The “municipal revolution” of 1789 created bourgeois militias across the country. Although they soon became units of the National Guard, they were really expressions of the new power structure at the communal level. The revolutionaries’ rupture with the church displaced Sunday mass and religious processions as the traditional expressions of communal solidarity. This made service in the National Guard one of the few approved ways to embody the local community. Fear of war made the National Guards into a critical nexus between hundreds of urban communities and the revolutionary state. The 200,000 volunteers drawn from the National Guard in 1791 and 1792 were recruited, organized and equipped by local authorities. Much vaunted as citizen-soldiers by contemporaries and historians alike, nonetheless, these volunteers remained tangible expressions of localism. Their collective identity, more than their individual one, made national guardsmen recruited into the line army a critical factor in the transition to the modern French state-nation.
It was only after France became a republic that mobilization for war began rapidly to erode communal solidarity. When the fledgling republic resorted to the levy of 300,000 in early 1793, community leaders were forced to choose between collective resistance and conscripting unpopular or marginal members of the community. The levée en masse completed this rupture between the revolution and communities. Henceforth, the revolutionary state, experienced directly as coercive military force, took precedence over the democratic institutions of local government. The levée en masse of 1793 was the first universal conscription in European history, and yet it was a one-time event. The Jourdan law of 1798 provided the basis for routinized conscription, but this is not generally considered one of the Directory’s major achievements. Woloch considers it a cruel irony that military conscription became the Napoleonic regime’s “foremost civic obligation.” In fact, this was true from the early days of the Republic. Elsewhere, Woloch has convincingly argued that the Napoleonic regime’s greatest domestic achievement was to inculcate conscription into the French nation. It should be emphasized, however, that this was but one aspect of the militarization of society during the revolutionary and Napoleonic years.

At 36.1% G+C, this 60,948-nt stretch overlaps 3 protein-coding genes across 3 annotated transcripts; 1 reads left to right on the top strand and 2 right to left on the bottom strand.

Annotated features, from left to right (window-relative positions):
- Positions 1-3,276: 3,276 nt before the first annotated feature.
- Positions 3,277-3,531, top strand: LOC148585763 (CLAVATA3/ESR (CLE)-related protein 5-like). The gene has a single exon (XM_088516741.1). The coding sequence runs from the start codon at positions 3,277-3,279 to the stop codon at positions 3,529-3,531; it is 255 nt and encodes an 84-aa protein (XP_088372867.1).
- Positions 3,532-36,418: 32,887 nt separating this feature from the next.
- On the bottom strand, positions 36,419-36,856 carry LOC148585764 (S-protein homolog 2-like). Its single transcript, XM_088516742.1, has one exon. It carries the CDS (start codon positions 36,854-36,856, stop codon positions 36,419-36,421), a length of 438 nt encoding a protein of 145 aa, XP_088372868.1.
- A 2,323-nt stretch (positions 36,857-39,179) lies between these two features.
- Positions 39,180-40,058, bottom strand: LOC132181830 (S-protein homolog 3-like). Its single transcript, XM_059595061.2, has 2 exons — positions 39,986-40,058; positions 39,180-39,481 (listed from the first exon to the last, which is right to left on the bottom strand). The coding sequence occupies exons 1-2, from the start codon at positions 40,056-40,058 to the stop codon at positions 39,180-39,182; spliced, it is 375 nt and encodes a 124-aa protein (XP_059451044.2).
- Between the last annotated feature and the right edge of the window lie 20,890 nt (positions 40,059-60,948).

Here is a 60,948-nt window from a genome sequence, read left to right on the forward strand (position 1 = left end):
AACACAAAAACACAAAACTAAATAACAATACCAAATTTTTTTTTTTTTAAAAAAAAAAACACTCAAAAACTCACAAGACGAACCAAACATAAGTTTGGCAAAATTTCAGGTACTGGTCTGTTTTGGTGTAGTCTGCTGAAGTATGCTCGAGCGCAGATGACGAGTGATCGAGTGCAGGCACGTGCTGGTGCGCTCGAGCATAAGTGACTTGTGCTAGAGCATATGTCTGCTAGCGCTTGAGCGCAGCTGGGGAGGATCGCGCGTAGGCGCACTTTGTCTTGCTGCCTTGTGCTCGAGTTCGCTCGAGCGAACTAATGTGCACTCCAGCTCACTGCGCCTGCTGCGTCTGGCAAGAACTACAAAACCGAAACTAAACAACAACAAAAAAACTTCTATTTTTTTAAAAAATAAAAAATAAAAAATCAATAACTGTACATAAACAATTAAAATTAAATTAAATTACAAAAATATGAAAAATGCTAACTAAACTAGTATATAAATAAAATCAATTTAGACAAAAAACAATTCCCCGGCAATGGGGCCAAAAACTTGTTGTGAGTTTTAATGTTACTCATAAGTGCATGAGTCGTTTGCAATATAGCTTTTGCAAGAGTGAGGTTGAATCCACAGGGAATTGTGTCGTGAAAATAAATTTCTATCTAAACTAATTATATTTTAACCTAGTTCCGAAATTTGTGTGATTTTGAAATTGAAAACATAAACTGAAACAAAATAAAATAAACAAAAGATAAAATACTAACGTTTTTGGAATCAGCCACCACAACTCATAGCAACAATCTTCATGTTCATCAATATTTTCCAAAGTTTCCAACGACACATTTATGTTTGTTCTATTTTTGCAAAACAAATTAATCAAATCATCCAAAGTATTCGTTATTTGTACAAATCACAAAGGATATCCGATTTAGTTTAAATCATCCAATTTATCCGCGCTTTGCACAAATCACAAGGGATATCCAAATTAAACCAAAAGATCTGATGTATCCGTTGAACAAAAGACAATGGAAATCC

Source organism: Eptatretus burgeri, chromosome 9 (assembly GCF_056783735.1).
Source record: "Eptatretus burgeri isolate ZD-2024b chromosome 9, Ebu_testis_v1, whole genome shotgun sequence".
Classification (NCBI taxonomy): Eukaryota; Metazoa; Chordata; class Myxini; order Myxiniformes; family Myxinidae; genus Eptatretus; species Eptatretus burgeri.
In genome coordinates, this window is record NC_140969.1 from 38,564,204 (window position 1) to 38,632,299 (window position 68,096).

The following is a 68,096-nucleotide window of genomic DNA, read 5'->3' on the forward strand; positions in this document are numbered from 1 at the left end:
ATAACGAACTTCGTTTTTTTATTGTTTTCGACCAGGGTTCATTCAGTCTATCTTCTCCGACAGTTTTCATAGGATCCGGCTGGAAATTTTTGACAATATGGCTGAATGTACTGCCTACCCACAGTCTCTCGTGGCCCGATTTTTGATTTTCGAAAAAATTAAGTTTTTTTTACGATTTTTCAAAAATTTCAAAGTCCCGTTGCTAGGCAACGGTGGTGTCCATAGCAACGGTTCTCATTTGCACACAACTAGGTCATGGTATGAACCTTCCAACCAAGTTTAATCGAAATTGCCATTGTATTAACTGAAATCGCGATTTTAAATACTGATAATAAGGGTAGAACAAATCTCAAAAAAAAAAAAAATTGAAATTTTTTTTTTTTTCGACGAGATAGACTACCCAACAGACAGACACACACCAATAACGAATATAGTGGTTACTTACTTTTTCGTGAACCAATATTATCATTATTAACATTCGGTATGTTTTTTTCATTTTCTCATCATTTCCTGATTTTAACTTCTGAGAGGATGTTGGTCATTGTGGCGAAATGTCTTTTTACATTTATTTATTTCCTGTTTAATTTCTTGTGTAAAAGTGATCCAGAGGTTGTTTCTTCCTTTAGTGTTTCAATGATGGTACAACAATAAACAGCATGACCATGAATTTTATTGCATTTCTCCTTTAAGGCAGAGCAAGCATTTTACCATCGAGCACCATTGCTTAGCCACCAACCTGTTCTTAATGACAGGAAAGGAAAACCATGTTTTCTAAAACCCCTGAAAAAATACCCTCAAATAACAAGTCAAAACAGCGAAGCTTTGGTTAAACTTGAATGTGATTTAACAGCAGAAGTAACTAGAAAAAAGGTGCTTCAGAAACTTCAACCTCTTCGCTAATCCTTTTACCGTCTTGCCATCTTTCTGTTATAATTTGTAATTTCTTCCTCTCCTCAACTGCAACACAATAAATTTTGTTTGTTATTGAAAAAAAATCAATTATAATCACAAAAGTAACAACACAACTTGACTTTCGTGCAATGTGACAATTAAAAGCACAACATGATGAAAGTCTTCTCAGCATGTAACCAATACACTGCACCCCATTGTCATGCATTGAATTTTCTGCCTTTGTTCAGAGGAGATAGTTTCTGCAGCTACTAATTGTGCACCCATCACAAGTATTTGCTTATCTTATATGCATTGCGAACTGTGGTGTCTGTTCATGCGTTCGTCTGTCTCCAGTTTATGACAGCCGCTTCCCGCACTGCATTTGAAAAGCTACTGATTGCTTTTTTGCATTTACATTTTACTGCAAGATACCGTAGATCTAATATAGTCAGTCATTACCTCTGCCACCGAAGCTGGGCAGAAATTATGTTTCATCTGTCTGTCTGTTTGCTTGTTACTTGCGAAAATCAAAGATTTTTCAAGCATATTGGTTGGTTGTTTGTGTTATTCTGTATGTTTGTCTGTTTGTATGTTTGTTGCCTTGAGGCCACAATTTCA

Woloch’s call for more research on the process of militarizing society is amplified by Annie Jourdan’s emphasis on images of military glory as a surrogate political legitimacy, Malcolm Crook’s insistence on the military intervention of 19 Brumaire, and my own work on the consequences of escalating military repression during the late republic. In this respect as well, Brumaire appears less a rupture than an intensification of a process already well underway.
NOTES: Quoted in Denis Woronoff, The Thermidorian Reaction and the Directory,
1794-1799, trans. Julian Jackson (Cambridge, 1984), 167.  Quoted in Geoffrey Ellis, Napoleon (London, 1997), 192.  The New Regime (New York, 1994), 380-433.
Copyright 1999, H-France and Howard G. Brown